Skip to main content

Responsible unit recycling programs

Wisconsin's recycling law applies equally to all residential and nonresidential locations throughout the state. The law bans disposal or incineration of certain recyclable materials. It also requires every municipality in the state to operate a recycling program to manage those materials. Local units of government, called responsible units or RUs, implement and enforce municipal recycling programs to ensure that residents, businesses and special event managers comply with state and local recycling requirements.

An RU can be a municipality, county, tribe, solid waste management system or another unit of local government responsible for planning, operating and funding a recycling program. About 1,060 RUs implement recycling programs in Wisconsin.

Program requirements

Under Wisconsin's comprehensive recycling law, every citizen in Wisconsin must have residential recycling service or drop-off centers within easy access and should be provided with recycling information. In addition to ensuring provision of recycling services to residents, the law delegates to RUs the responsibility of ensuring that nonresidential locations—including businesses, institutions, special events and construction sites—recycle materials banned from landfills. The law does not require RUs to provide these services themselves.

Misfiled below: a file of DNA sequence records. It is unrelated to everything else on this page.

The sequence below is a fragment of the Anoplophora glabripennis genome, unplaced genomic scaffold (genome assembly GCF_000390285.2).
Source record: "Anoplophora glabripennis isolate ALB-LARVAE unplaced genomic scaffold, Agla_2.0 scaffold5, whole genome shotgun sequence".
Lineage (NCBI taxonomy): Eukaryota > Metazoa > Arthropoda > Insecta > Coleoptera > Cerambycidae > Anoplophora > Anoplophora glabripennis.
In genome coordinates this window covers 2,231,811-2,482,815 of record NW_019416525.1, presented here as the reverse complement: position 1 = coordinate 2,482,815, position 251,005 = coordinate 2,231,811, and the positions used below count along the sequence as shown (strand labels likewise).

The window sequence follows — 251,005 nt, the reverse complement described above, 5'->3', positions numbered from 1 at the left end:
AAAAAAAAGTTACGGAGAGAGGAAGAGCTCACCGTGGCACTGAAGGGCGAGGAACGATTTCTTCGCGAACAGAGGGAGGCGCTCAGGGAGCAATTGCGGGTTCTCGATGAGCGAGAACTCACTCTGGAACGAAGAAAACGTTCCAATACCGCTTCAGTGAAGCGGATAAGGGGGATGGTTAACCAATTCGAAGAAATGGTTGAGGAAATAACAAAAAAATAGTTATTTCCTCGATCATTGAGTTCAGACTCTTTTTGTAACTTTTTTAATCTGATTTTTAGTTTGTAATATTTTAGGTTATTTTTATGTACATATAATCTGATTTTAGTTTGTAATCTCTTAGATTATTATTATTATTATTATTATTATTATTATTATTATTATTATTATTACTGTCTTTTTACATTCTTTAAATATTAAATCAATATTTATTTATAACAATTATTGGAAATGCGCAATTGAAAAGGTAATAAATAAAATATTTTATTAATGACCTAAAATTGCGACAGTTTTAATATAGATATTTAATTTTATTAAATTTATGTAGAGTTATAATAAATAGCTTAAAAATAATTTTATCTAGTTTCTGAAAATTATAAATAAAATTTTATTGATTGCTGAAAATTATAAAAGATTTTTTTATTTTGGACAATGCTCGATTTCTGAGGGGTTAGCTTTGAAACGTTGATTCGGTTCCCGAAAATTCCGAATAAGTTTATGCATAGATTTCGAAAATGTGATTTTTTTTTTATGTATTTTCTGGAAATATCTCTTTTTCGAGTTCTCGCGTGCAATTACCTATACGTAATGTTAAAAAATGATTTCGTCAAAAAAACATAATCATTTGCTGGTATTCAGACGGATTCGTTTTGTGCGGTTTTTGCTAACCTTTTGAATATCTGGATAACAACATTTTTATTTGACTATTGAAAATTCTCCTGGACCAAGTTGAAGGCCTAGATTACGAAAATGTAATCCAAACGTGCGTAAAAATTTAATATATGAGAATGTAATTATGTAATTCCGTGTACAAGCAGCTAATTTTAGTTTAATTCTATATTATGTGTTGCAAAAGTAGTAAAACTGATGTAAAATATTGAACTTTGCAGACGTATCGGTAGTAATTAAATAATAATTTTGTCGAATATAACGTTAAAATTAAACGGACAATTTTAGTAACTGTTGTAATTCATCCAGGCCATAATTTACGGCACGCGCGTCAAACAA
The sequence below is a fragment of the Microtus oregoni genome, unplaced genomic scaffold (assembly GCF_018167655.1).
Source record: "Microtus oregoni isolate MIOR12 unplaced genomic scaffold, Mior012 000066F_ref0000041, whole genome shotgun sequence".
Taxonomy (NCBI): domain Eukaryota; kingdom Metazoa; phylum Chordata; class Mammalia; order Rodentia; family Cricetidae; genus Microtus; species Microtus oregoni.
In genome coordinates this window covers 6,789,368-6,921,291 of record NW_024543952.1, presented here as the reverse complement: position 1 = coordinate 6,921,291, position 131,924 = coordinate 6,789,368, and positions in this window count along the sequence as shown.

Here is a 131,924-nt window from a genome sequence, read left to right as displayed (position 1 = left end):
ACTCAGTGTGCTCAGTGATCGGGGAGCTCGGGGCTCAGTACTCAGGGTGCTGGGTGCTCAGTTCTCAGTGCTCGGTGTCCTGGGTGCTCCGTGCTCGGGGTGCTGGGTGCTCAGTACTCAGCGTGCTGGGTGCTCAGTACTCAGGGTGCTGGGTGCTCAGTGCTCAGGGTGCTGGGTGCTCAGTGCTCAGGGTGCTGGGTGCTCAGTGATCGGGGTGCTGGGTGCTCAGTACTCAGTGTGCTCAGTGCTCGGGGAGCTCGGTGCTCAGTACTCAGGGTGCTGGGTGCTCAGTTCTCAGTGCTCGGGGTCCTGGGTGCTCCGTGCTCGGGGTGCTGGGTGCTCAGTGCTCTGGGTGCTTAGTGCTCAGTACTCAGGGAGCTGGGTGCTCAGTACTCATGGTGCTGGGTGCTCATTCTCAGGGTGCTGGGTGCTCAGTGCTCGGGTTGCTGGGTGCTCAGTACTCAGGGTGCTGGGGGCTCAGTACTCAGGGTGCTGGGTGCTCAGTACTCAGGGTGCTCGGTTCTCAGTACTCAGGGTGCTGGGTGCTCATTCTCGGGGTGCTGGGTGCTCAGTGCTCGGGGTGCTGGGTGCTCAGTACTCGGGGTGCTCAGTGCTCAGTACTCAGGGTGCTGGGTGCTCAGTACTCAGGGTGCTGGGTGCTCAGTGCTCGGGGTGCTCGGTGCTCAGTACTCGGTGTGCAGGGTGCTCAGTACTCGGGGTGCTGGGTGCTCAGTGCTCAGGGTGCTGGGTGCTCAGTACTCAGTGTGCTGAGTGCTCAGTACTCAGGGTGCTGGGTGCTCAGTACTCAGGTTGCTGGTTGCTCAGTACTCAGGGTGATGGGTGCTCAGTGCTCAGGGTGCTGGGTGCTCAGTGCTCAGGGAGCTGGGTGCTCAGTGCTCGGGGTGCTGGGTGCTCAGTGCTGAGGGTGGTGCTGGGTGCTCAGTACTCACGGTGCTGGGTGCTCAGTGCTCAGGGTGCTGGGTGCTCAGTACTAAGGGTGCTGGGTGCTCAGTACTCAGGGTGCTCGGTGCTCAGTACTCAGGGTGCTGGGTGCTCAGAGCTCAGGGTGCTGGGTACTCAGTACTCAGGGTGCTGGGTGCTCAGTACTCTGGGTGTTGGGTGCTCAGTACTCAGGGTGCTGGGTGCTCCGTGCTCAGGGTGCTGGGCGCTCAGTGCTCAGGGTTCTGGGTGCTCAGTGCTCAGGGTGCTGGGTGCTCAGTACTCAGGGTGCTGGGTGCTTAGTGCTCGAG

Key requirements of an effective recycling program

Responsible unit recycling programs must comply with certain requirements listed in state statutes and administrative codes. The basic requirements are summarized below.

For more information on these requirements, see:

Recycling grants to RUs

The state assists with the operation of municipal recycling programs through two grant programs: the RU basic recycling grant program and the recycling consolidation grant program. All RUs that have a DNR-approved effective recycling program are eligible to apply for a recycling grant.

DNR administration and oversight of RU programs

Disposal bans on recyclable materials

The DNR administers the disposal bans and is authorized to issue citations and to collect forfeitures from individuals and companies that violate state recycling laws.

RU program oversight

The DNR provides oversight for RUs, material recovery facilities, and other solid waste hauling, processing and disposal facilities that serve as part of RU programs.